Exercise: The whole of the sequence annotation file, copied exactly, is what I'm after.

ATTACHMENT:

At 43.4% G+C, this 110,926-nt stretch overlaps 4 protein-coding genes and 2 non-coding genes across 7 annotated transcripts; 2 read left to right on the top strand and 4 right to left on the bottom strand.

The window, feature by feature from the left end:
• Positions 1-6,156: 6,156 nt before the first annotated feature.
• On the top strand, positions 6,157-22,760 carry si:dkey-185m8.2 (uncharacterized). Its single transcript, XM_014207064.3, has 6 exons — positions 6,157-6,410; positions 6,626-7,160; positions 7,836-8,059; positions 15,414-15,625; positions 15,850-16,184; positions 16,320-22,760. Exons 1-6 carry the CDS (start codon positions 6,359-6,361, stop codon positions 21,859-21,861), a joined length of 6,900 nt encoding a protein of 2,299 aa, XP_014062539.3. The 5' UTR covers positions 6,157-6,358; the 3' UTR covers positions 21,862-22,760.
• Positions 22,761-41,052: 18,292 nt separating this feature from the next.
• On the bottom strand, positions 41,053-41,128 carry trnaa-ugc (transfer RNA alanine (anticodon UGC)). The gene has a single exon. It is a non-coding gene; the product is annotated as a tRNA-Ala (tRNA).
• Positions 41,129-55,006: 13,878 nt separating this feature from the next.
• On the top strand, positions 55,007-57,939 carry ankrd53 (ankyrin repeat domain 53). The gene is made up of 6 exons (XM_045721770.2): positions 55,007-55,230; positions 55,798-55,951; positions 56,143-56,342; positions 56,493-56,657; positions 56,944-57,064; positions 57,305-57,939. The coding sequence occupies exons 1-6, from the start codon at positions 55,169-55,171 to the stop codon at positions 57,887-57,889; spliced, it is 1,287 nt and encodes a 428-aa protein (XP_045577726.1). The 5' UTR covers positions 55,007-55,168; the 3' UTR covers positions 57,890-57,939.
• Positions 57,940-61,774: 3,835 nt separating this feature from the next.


At 43.4% G+C, this 110,926-nt stretch overlaps 4 protein-coding genes and 2 non-coding genes across 7 annotated transcripts; 2 read left to right on the top strand and 4 right to left on the bottom strand.

The window, feature by feature from the left end:
• Positions 1-6,156: 6,156 nt before the first annotated feature.
• On the top strand, positions 6,157-22,760 carry si:dkey-185m8.2 (uncharacterized). Its single transcript, XM_014207064.3, has 6 exons — positions 6,157-6,410; positions 6,626-7,160; positions 7,836-8,059; positions 15,414-15,625; positions 15,850-16,184; positions 16,320-22,760. Exons 1-6 carry the CDS (start codon positions 6,359-6,361, stop codon positions 21,859-21,861), a joined length of 6,900 nt encoding a protein of 2,299 aa, XP_014062539.3. The 5' UTR covers positions 6,157-6,358; the 3' UTR covers positions 21,862-22,760.
• Positions 22,761-41,052: 18,292 nt separating this feature from the next.
• On the bottom strand, positions 41,053-41,128 carry trnaa-ugc (transfer RNA alanine (anticodon UGC)). The gene has a single exon. It is a non-coding gene; the product is annotated as a tRNA-Ala (tRNA).
• Positions 41,129-55,006: 13,878 nt separating this feature from the next.
• On the top strand, positions 55,007-57,939 carry ankrd53 (ankyrin repeat domain 53). The gene is made up of 6 exons (XM_045721770.2): positions 55,007-55,230; positions 55,798-55,951; positions 56,143-56,342; positions 56,493-56,657; positions 56,944-57,064; positions 57,305-57,939. The coding sequence occupies exons 1-6, from the start codon at positions 55,169-55,171 to the stop codon at positions 57,887-57,889; spliced, it is 1,287 nt and encodes a 428-aa protein (XP_045577726.1). The 5' UTR covers positions 55,007-55,168; the 3' UTR covers positions 57,890-57,939.
• Positions 57,940-61,774: 3,835 nt separating this feature from the next.